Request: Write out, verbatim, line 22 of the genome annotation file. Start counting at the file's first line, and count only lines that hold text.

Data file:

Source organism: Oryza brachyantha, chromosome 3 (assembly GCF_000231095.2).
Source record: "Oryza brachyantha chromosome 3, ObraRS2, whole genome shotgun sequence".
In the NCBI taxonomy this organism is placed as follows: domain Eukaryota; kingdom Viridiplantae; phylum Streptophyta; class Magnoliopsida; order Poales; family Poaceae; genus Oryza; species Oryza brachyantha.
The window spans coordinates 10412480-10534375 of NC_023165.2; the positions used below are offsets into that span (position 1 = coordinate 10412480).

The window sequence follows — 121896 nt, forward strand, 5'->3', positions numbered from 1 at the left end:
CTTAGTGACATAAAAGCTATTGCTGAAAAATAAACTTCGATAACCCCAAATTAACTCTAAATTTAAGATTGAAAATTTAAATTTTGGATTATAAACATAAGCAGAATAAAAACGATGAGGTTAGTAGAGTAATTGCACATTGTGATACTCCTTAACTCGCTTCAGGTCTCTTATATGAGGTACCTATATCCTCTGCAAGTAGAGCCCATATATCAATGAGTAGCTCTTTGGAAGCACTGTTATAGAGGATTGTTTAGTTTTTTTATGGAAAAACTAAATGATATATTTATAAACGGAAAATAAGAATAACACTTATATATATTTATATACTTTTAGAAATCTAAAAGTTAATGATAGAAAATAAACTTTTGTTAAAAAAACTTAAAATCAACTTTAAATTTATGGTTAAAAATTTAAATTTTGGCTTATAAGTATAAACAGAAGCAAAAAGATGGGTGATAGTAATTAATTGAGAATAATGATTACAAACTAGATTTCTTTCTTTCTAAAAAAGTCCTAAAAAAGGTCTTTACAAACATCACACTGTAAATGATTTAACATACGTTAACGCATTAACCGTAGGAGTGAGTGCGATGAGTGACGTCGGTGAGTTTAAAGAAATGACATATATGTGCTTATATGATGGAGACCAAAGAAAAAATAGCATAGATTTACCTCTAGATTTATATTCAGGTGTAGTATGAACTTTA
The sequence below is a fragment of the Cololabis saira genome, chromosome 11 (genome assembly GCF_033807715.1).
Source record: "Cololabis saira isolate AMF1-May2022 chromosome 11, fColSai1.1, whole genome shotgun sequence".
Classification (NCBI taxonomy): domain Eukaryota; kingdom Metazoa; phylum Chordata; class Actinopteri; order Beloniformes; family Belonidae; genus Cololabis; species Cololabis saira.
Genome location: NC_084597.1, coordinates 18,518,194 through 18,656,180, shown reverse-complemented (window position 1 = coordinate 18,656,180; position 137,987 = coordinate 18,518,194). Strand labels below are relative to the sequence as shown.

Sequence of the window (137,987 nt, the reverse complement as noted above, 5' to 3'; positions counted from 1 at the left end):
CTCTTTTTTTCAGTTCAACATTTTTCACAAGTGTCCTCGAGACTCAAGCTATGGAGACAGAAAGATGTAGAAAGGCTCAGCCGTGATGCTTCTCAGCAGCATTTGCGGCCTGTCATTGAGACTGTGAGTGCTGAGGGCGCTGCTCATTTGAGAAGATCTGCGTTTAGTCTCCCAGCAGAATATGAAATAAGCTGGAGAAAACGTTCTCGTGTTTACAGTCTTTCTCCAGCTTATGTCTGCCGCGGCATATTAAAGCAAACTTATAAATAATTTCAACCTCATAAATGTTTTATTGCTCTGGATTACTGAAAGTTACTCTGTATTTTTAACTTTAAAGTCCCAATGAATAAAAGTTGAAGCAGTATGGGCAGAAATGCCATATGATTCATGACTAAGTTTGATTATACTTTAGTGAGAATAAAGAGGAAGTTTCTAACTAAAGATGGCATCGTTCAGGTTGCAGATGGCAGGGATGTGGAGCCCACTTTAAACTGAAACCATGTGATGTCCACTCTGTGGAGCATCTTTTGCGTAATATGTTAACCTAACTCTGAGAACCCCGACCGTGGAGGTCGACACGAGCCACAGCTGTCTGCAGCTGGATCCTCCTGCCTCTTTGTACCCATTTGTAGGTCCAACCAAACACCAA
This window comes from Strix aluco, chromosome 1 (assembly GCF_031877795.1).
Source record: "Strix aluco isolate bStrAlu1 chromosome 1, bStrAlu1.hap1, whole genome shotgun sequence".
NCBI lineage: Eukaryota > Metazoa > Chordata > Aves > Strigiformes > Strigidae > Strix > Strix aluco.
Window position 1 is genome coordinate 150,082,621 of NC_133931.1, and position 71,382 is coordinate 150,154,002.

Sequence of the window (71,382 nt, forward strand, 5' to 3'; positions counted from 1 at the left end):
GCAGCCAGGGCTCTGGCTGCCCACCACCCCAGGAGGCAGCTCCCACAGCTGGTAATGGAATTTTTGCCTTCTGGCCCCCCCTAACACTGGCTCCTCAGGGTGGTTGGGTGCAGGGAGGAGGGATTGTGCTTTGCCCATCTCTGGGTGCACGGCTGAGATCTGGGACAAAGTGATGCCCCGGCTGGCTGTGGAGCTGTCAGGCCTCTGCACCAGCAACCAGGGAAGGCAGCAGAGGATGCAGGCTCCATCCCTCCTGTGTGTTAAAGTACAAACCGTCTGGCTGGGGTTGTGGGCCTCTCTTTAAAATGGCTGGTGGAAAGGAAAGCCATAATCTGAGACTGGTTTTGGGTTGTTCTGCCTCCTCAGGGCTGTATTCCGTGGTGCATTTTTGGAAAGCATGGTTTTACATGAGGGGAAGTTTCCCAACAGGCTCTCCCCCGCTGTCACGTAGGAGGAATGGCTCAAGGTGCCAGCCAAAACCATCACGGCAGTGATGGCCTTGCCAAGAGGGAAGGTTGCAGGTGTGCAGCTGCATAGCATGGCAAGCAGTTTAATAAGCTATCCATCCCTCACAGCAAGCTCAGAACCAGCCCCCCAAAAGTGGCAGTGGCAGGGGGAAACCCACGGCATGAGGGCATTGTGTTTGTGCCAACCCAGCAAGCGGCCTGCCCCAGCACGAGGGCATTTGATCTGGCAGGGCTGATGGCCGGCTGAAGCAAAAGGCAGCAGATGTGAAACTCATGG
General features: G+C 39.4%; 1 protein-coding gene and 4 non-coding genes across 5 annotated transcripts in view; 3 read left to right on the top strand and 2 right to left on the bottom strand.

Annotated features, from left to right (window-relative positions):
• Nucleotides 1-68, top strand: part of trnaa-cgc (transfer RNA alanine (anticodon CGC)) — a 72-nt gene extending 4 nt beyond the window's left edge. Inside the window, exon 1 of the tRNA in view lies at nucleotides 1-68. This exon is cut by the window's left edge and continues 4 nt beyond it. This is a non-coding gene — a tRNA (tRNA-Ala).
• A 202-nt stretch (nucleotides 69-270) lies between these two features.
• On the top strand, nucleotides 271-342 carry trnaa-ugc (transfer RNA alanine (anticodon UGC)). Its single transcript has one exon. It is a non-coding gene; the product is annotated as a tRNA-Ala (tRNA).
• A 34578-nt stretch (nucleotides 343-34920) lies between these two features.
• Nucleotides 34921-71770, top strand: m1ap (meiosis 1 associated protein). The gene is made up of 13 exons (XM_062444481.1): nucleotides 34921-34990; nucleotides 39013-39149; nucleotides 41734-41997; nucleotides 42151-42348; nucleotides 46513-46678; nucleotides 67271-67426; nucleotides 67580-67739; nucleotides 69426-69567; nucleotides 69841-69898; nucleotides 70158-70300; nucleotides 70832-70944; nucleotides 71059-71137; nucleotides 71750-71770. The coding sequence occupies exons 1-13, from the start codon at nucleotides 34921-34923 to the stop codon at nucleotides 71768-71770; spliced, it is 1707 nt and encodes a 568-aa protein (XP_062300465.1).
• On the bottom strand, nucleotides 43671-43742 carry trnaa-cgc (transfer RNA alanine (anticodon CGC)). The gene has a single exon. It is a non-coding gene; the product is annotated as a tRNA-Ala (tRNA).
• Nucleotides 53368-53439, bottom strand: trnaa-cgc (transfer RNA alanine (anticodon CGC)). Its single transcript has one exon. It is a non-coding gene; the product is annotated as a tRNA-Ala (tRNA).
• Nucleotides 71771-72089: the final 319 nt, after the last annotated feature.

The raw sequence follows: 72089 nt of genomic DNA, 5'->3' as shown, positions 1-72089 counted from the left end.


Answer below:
• A 202-nt stretch (nucleotides 69-270) lies between these two features.